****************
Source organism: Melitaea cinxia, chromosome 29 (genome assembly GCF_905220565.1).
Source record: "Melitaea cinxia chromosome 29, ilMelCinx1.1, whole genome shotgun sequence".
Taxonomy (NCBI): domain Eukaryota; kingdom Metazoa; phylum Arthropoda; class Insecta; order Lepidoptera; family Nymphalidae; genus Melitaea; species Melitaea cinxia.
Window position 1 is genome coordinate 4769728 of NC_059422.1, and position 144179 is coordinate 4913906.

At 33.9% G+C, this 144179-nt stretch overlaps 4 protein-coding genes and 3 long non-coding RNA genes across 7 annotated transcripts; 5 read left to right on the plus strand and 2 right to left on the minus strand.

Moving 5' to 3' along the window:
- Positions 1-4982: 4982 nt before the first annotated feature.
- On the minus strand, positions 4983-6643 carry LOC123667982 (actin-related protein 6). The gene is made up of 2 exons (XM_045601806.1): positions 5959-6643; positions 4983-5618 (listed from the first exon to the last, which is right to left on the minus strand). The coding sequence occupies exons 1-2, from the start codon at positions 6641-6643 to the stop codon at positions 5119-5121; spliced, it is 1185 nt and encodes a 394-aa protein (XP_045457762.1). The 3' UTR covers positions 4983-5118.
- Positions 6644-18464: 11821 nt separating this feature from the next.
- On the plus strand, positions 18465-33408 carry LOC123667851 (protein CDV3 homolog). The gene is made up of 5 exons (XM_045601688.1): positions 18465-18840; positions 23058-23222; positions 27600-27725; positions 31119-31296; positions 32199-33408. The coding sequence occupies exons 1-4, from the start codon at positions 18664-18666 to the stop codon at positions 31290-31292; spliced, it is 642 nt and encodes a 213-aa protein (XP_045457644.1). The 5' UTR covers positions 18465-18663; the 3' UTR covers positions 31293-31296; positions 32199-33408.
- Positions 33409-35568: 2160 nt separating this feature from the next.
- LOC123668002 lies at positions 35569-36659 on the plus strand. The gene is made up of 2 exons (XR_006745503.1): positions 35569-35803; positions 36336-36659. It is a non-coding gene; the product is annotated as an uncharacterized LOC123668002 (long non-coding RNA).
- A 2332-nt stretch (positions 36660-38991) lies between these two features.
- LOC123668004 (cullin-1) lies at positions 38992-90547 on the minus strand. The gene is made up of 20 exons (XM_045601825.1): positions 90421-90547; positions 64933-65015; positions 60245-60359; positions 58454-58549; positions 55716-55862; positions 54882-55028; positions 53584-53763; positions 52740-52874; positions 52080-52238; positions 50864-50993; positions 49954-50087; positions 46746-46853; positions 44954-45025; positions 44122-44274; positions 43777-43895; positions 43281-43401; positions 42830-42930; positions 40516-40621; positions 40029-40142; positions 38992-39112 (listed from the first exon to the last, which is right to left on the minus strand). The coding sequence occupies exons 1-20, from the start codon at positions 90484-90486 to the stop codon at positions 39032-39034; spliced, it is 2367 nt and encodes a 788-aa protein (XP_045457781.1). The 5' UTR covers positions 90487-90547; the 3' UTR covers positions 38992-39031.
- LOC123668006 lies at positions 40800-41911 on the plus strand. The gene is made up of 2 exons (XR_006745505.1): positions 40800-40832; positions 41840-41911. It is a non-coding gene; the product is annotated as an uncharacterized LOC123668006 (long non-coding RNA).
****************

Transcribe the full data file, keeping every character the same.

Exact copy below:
Source organism: Melitaea cinxia, chromosome 29 (genome assembly GCF_905220565.1).
Source record: "Melitaea cinxia chromosome 29, ilMelCinx1.1, whole genome shotgun sequence".
Taxonomy (NCBI): domain Eukaryota; kingdom Metazoa; phylum Arthropoda; class Insecta; order Lepidoptera; family Nymphalidae; genus Melitaea; species Melitaea cinxia.
Window position 1 is genome coordinate 4769728 of NC_059422.1, and position 144179 is coordinate 4913906.

At 33.9% G+C, this 144179-nt stretch overlaps 4 protein-coding genes and 3 long non-coding RNA genes across 7 annotated transcripts; 5 read left to right on the plus strand and 2 right to left on the minus strand.

Moving 5' to 3' along the window:
- Positions 1-4982: 4982 nt before the first annotated feature.
- On the minus strand, positions 4983-6643 carry LOC123667982 (actin-related protein 6). The gene is made up of 2 exons (XM_045601806.1): positions 5959-6643; positions 4983-5618 (listed from the first exon to the last, which is right to left on the minus strand). The coding sequence occupies exons 1-2, from the start codon at positions 6641-6643 to the stop codon at positions 5119-5121; spliced, it is 1185 nt and encodes a 394-aa protein (XP_045457762.1). The 3' UTR covers positions 4983-5118.
- Positions 6644-18464: 11821 nt separating this feature from the next.
- On the plus strand, positions 18465-33408 carry LOC123667851 (protein CDV3 homolog). The gene is made up of 5 exons (XM_045601688.1): positions 18465-18840; positions 23058-23222; positions 27600-27725; positions 31119-31296; positions 32199-33408. The coding sequence occupies exons 1-4, from the start codon at positions 18664-18666 to the stop codon at positions 31290-31292; spliced, it is 642 nt and encodes a 213-aa protein (XP_045457644.1). The 5' UTR covers positions 18465-18663; the 3' UTR covers positions 31293-31296; positions 32199-33408.
- Positions 33409-35568: 2160 nt separating this feature from the next.
- LOC123668002 lies at positions 35569-36659 on the plus strand. The gene is made up of 2 exons (XR_006745503.1): positions 35569-35803; positions 36336-36659. It is a non-coding gene; the product is annotated as an uncharacterized LOC123668002 (long non-coding RNA).
- A 2332-nt stretch (positions 36660-38991) lies between these two features.
- LOC123668004 (cullin-1) lies at positions 38992-90547 on the minus strand. The gene is made up of 20 exons (XM_045601825.1): positions 90421-90547; positions 64933-65015; positions 60245-60359; positions 58454-58549; positions 55716-55862; positions 54882-55028; positions 53584-53763; positions 52740-52874; positions 52080-52238; positions 50864-50993; positions 49954-50087; positions 46746-46853; positions 44954-45025; positions 44122-44274; positions 43777-43895; positions 43281-43401; positions 42830-42930; positions 40516-40621; positions 40029-40142; positions 38992-39112 (listed from the first exon to the last, which is right to left on the minus strand). The coding sequence occupies exons 1-20, from the start codon at positions 90484-90486 to the stop codon at positions 39032-39034; spliced, it is 2367 nt and encodes a 788-aa protein (XP_045457781.1). The 5' UTR covers positions 90487-90547; the 3' UTR covers positions 38992-39031.
- LOC123668006 lies at positions 40800-41911 on the plus strand. The gene is made up of 2 exons (XR_006745505.1): positions 40800-40832; positions 41840-41911. It is a non-coding gene; the product is annotated as an uncharacterized LOC123668006 (long non-coding RNA).